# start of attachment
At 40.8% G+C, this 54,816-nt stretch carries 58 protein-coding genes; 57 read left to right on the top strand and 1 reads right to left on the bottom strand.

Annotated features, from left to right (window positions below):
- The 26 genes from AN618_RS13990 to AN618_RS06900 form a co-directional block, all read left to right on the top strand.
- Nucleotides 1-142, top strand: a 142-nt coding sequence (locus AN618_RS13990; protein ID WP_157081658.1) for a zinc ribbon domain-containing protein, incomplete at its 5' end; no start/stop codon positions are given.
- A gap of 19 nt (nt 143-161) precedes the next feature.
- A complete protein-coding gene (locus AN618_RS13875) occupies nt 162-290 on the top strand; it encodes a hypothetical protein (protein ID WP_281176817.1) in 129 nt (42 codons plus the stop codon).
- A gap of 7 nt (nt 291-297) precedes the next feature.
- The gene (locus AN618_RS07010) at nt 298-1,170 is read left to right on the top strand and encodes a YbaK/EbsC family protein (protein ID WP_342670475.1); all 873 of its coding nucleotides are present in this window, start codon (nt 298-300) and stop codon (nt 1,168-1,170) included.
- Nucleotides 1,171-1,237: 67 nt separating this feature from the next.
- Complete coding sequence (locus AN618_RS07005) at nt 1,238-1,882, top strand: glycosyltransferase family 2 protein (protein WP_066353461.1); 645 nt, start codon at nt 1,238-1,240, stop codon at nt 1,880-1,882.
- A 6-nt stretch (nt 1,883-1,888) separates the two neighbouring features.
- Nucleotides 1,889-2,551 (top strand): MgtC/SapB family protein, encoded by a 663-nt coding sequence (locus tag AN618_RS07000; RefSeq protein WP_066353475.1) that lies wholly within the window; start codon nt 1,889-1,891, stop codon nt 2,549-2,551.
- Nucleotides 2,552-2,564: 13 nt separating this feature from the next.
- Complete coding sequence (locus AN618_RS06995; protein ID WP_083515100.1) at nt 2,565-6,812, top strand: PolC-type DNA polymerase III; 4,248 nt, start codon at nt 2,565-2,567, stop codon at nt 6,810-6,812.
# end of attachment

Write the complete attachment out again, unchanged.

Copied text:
At 40.8% G+C, this 54,816-nt stretch carries 58 protein-coding genes; 57 read left to right on the top strand and 1 reads right to left on the bottom strand.

Annotated features, from left to right (window positions below):
- The 26 genes from AN618_RS13990 to AN618_RS06900 form a co-directional block, all read left to right on the top strand.
- Nucleotides 1-142, top strand: a 142-nt coding sequence (locus AN618_RS13990; protein ID WP_157081658.1) for a zinc ribbon domain-containing protein, incomplete at its 5' end; no start/stop codon positions are given.
- A gap of 19 nt (nt 143-161) precedes the next feature.
- A complete protein-coding gene (locus AN618_RS13875) occupies nt 162-290 on the top strand; it encodes a hypothetical protein (protein ID WP_281176817.1) in 129 nt (42 codons plus the stop codon).
- A gap of 7 nt (nt 291-297) precedes the next feature.
- The gene (locus AN618_RS07010) at nt 298-1,170 is read left to right on the top strand and encodes a YbaK/EbsC family protein (protein ID WP_342670475.1); all 873 of its coding nucleotides are present in this window, start codon (nt 298-300) and stop codon (nt 1,168-1,170) included.
- Nucleotides 1,171-1,237: 67 nt separating this feature from the next.
- Complete coding sequence (locus AN618_RS07005) at nt 1,238-1,882, top strand: glycosyltransferase family 2 protein (protein WP_066353461.1); 645 nt, start codon at nt 1,238-1,240, stop codon at nt 1,880-1,882.
- A 6-nt stretch (nt 1,883-1,888) separates the two neighbouring features.
- Nucleotides 1,889-2,551 (top strand): MgtC/SapB family protein, encoded by a 663-nt coding sequence (locus tag AN618_RS07000; RefSeq protein WP_066353475.1) that lies wholly within the window; start codon nt 1,889-1,891, stop codon nt 2,549-2,551.
- Nucleotides 2,552-2,564: 13 nt separating this feature from the next.
- Complete coding sequence (locus AN618_RS06995; protein ID WP_083515100.1) at nt 2,565-6,812, top strand: PolC-type DNA polymerase III; 4,248 nt, start codon at nt 2,565-2,567, stop codon at nt 6,810-6,812.